The art of Japanese flower arrangement goes back to the time of the Samurai in 15th Century Japan. Understanding the laws of nature, beauty and the value of life, as seen in Ikebana, calligraphy, the tea ceremony and poetry, occupied an important place in training for the Samurai and Shogun class. With the introduction of Western influence in 1888 floral design became a standard curriculum for young women in the Western styled public education.
As with many arts, there is room for free expressions within the guidelines. In Ikebana, there are 3 major styles that demonstrate the depth and fragility of the art; Rikka, Seika, Moribana.
The “first Ikebana style”, Rikka, strives to transcend the natural world. Designs are paradoxically designed to have a man-made look. Of the Ikebana styles, Rikka style is the most formal style with 9 distinct variations.
In the Seika style, living materials of branches, grasses, and flowers are arranged to create two and three dimensional art with lines, planes and mass in a given space. Active empty space is as important as natural plant materials.
“A mass of flowers”, Moribana, was strongly influenced with the introduction of Western Civilization to Japan. There are few rules other than the requirement of one natural material living or dried. It is often referred to as Free-Style and can be avant-garde in design.. Some abstract Moribana designs contain no flowers.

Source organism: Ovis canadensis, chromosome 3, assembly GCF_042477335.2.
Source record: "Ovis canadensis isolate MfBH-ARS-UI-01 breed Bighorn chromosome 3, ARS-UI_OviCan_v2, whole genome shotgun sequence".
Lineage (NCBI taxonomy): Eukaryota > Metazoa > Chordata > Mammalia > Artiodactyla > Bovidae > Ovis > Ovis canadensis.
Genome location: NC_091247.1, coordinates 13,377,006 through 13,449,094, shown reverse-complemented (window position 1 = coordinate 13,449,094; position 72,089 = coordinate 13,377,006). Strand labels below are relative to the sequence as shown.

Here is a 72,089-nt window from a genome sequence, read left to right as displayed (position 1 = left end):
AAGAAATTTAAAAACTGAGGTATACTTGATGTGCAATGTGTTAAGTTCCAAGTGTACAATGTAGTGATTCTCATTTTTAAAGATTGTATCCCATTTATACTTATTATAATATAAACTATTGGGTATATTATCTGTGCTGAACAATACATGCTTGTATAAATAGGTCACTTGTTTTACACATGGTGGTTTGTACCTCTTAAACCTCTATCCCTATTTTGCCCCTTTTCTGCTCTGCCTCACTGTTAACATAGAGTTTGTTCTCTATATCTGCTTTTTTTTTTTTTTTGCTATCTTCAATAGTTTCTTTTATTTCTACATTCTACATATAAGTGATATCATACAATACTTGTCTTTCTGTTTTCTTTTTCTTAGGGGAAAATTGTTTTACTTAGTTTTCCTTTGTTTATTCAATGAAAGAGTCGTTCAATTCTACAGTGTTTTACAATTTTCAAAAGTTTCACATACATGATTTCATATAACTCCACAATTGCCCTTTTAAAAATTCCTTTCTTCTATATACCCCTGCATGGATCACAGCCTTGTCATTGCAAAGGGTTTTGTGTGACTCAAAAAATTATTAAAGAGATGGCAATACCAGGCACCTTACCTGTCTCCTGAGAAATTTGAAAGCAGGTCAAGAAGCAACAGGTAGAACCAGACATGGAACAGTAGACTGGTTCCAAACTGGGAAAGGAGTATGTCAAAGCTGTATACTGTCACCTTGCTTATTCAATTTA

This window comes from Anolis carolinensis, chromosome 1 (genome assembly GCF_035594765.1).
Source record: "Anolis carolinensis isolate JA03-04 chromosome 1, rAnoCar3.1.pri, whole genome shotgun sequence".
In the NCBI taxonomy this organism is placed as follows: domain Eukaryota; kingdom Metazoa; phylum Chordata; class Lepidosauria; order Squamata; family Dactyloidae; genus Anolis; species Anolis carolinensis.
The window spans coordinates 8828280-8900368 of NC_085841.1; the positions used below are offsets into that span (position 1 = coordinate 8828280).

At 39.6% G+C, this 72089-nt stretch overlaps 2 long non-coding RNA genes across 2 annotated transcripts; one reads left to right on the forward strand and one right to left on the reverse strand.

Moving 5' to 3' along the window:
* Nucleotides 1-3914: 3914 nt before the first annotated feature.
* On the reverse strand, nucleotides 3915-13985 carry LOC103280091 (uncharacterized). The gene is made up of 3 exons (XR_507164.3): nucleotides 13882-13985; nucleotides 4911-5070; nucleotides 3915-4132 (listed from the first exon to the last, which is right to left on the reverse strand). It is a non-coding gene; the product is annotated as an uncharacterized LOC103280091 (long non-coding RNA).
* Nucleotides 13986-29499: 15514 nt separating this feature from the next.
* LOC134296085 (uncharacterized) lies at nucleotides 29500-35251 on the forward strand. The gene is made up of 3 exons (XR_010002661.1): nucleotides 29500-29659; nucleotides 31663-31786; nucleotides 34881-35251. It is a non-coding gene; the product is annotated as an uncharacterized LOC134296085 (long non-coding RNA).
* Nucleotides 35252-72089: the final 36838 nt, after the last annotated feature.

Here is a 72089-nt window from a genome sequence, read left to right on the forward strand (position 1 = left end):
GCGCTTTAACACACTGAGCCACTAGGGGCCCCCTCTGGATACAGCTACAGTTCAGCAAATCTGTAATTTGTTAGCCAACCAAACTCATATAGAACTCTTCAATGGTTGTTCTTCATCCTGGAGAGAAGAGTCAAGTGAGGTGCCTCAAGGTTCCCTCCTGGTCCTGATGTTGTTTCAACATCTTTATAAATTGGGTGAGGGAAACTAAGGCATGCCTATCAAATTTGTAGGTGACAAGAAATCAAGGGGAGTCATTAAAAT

Flowers and their meanings
In Japanese culture, each flower in nature has a meaning. A sakura blossom (cherry blossom) symbolizes Man in that the blossom is brief but glorious and then it falls to the ground before it has withered. Here is a summary of many flowers used in Ikebana and their accompanying meanings.
Attachment, mortal love—Morning glory
Blessing—Adonis (pheasant’s eye)
Charity, benevolence, kindness—Tulip
Courage, hardiness, loveliness—Plum
Destiny, fortune—Castor-oil plant
Elegant spirit—Iris ensata (Japanese Iris)
First love, friendship—Lilac
Good Fortune—Iris laevigata (rabbit-ear iris)
Happiness and long life, endurance—Pine
Happiness returning—Lily of the Valley
Joy of youth, pleasure—Crocus
Love, sincere, true—Magnolia lilliflora
Nobility—Cherry, Clivia, Enkianthus
Noble spirit—Kerria vine
Patience—Ornamental onion flowers
Pure heart—Baby’s breath (Gypsophila)
Purity of heart—Water lily
Recovery from illness—Cattail, Kudzu Vine, Pussy Willow
Tender Memory-Sweet Pea
Thoughtfulness—Patrinia, Bush Clover
Undying love—Globe Amaranth (bachelor’s buttons)
Vanity, vainglory, ostentation—Silk tree
Waiting for success—Hawthorn
Japanese Flowers and Plants of the Four Seasons
Japanese Flower and Plant Calendar
Seven Grasses of Autumn (Bush clover, Chinese bellflower, dianthus superbus, patrinia, kudzu vine, miscanthus, throughwort)
Mandina Domestica (sacred bamboo)